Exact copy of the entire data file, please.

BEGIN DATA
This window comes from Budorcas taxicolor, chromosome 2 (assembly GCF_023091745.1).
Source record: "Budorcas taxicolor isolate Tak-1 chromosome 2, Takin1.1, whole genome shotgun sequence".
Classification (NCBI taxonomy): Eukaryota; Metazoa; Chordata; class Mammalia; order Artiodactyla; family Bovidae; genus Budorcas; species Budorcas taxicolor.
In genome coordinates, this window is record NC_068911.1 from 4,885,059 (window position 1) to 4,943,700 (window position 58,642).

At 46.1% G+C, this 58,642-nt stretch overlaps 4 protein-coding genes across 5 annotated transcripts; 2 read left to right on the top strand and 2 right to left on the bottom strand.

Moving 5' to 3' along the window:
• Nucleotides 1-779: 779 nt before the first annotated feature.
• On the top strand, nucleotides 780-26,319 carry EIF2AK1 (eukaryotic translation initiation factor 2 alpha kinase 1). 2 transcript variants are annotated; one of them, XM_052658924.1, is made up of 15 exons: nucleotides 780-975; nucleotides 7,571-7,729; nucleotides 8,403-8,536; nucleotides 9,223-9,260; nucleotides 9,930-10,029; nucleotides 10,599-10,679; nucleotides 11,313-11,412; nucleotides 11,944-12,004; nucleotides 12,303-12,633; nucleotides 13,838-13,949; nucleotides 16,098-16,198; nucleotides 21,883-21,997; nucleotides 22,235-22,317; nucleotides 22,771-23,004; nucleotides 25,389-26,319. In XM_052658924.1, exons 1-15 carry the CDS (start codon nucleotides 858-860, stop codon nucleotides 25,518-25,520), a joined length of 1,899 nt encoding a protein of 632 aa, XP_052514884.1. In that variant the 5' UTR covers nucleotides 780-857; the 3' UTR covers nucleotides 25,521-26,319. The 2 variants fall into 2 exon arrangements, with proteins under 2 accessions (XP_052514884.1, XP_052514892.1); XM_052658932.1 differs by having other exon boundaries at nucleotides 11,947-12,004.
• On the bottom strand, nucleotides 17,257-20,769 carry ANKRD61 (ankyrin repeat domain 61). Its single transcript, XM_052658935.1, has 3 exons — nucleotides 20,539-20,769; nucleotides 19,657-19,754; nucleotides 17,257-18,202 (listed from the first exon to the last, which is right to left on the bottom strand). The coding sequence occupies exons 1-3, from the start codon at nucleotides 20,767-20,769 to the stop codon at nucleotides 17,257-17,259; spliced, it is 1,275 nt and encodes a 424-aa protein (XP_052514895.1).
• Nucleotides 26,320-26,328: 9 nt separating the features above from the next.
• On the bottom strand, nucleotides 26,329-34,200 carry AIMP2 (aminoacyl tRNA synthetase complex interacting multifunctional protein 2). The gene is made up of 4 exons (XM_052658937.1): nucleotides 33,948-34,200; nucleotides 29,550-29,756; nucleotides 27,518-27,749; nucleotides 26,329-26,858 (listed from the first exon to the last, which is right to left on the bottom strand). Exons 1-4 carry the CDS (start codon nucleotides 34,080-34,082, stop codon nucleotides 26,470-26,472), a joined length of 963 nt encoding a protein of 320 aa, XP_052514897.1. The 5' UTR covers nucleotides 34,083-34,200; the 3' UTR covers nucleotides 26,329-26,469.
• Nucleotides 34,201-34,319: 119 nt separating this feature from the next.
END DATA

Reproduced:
This window comes from Budorcas taxicolor, chromosome 2 (assembly GCF_023091745.1).
Source record: "Budorcas taxicolor isolate Tak-1 chromosome 2, Takin1.1, whole genome shotgun sequence".
Classification (NCBI taxonomy): Eukaryota; Metazoa; Chordata; class Mammalia; order Artiodactyla; family Bovidae; genus Budorcas; species Budorcas taxicolor.
In genome coordinates, this window is record NC_068911.1 from 4,885,059 (window position 1) to 4,943,700 (window position 58,642).

At 46.1% G+C, this 58,642-nt stretch overlaps 4 protein-coding genes across 5 annotated transcripts; 2 read left to right on the top strand and 2 right to left on the bottom strand.

Moving 5' to 3' along the window:
• Nucleotides 1-779: 779 nt before the first annotated feature.
• On the top strand, nucleotides 780-26,319 carry EIF2AK1 (eukaryotic translation initiation factor 2 alpha kinase 1). 2 transcript variants are annotated; one of them, XM_052658924.1, is made up of 15 exons: nucleotides 780-975; nucleotides 7,571-7,729; nucleotides 8,403-8,536; nucleotides 9,223-9,260; nucleotides 9,930-10,029; nucleotides 10,599-10,679; nucleotides 11,313-11,412; nucleotides 11,944-12,004; nucleotides 12,303-12,633; nucleotides 13,838-13,949; nucleotides 16,098-16,198; nucleotides 21,883-21,997; nucleotides 22,235-22,317; nucleotides 22,771-23,004; nucleotides 25,389-26,319. In XM_052658924.1, exons 1-15 carry the CDS (start codon nucleotides 858-860, stop codon nucleotides 25,518-25,520), a joined length of 1,899 nt encoding a protein of 632 aa, XP_052514884.1. In that variant the 5' UTR covers nucleotides 780-857; the 3' UTR covers nucleotides 25,521-26,319. The 2 variants fall into 2 exon arrangements, with proteins under 2 accessions (XP_052514884.1, XP_052514892.1); XM_052658932.1 differs by having other exon boundaries at nucleotides 11,947-12,004.
• On the bottom strand, nucleotides 17,257-20,769 carry ANKRD61 (ankyrin repeat domain 61). Its single transcript, XM_052658935.1, has 3 exons — nucleotides 20,539-20,769; nucleotides 19,657-19,754; nucleotides 17,257-18,202 (listed from the first exon to the last, which is right to left on the bottom strand). The coding sequence occupies exons 1-3, from the start codon at nucleotides 20,767-20,769 to the stop codon at nucleotides 17,257-17,259; spliced, it is 1,275 nt and encodes a 424-aa protein (XP_052514895.1).
• Nucleotides 26,320-26,328: 9 nt separating the features above from the next.
• On the bottom strand, nucleotides 26,329-34,200 carry AIMP2 (aminoacyl tRNA synthetase complex interacting multifunctional protein 2). The gene is made up of 4 exons (XM_052658937.1): nucleotides 33,948-34,200; nucleotides 29,550-29,756; nucleotides 27,518-27,749; nucleotides 26,329-26,858 (listed from the first exon to the last, which is right to left on the bottom strand). Exons 1-4 carry the CDS (start codon nucleotides 34,080-34,082, stop codon nucleotides 26,470-26,472), a joined length of 963 nt encoding a protein of 320 aa, XP_052514897.1. The 5' UTR covers nucleotides 34,083-34,200; the 3' UTR covers nucleotides 26,329-26,469.
• Nucleotides 34,201-34,319: 119 nt separating this feature from the next.